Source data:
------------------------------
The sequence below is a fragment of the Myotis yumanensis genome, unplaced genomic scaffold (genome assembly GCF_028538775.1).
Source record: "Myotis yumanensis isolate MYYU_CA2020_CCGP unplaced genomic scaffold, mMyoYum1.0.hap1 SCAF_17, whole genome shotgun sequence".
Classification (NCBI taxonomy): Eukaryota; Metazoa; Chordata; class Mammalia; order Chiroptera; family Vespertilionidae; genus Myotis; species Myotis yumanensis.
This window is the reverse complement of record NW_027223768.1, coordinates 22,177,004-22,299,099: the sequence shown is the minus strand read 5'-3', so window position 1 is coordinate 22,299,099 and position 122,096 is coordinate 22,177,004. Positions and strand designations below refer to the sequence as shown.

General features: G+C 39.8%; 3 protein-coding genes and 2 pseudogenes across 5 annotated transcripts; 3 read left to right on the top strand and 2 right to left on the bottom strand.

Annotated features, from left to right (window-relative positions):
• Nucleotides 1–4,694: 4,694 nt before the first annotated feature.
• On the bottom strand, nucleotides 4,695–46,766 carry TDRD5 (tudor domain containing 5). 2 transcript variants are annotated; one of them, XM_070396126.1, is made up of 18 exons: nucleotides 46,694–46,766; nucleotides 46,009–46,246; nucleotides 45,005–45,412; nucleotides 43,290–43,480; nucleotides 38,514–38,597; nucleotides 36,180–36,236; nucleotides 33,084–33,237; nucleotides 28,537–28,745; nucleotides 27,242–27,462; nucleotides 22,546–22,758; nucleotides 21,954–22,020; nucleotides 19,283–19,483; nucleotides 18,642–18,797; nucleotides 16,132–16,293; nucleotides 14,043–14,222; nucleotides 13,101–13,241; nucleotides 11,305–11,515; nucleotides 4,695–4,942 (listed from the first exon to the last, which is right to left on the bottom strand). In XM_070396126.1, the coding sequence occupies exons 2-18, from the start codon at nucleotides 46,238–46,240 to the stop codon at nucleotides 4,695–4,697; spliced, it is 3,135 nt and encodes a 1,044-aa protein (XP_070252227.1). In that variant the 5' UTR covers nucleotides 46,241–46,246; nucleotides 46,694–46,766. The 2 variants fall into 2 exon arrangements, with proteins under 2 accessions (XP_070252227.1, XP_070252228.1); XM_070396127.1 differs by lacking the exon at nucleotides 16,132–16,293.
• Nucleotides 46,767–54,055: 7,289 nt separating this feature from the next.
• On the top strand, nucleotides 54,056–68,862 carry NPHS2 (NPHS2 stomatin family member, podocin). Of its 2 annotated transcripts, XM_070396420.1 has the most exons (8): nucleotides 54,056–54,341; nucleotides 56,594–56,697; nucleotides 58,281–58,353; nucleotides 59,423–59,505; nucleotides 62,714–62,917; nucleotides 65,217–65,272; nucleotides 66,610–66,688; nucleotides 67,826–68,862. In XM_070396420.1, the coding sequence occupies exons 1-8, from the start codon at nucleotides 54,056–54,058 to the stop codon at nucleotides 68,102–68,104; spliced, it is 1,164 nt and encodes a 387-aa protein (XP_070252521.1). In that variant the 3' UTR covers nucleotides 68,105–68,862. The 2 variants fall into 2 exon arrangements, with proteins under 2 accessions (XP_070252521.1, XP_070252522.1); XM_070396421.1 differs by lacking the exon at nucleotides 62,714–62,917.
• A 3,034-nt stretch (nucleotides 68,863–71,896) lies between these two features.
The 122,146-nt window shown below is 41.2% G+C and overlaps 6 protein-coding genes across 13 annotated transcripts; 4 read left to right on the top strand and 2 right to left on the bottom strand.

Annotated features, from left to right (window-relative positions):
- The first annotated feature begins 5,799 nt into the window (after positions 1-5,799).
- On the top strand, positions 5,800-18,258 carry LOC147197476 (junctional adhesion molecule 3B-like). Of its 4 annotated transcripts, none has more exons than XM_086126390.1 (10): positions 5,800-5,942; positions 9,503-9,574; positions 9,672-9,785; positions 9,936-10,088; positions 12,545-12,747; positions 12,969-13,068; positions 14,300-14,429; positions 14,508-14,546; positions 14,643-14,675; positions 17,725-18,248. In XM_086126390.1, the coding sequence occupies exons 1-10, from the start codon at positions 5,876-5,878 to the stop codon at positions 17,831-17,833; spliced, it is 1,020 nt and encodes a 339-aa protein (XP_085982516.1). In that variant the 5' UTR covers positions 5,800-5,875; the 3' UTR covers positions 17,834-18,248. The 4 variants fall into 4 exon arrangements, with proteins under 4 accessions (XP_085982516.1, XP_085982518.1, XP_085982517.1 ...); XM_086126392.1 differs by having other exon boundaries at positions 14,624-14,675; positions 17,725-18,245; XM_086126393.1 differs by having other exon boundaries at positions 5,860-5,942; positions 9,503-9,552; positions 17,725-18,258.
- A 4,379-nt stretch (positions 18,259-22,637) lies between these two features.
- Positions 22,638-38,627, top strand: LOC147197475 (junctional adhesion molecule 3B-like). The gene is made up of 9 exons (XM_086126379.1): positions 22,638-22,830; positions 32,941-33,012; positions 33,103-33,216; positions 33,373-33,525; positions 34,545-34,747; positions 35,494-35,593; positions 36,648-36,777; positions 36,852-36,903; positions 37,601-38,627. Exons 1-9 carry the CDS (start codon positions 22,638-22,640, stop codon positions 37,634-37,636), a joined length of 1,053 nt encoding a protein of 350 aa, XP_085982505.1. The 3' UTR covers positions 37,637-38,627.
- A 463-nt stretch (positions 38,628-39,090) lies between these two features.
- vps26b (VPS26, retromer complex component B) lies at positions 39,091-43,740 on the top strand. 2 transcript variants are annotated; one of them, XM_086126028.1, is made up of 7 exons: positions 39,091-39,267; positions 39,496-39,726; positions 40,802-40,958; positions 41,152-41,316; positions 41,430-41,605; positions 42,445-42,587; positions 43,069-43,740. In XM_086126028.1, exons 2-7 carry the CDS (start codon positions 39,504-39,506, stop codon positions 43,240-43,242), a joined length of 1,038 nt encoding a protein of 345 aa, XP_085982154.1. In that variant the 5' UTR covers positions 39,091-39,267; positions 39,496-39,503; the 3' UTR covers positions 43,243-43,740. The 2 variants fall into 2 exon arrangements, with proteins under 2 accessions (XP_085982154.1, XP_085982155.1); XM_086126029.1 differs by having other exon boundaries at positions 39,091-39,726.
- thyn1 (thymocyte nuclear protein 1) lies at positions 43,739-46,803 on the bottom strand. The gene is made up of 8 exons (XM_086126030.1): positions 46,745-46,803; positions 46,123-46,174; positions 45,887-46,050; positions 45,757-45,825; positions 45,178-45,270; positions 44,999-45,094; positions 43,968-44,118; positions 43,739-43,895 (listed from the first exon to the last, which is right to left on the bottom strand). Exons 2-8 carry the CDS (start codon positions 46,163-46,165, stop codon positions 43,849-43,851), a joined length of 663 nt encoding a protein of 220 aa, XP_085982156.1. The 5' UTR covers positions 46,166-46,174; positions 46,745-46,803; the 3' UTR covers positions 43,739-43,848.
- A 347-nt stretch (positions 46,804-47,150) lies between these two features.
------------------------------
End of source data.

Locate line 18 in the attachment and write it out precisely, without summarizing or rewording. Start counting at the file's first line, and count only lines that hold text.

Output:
- A 463-nt stretch (positions 38,628-39,090) lies between these two features.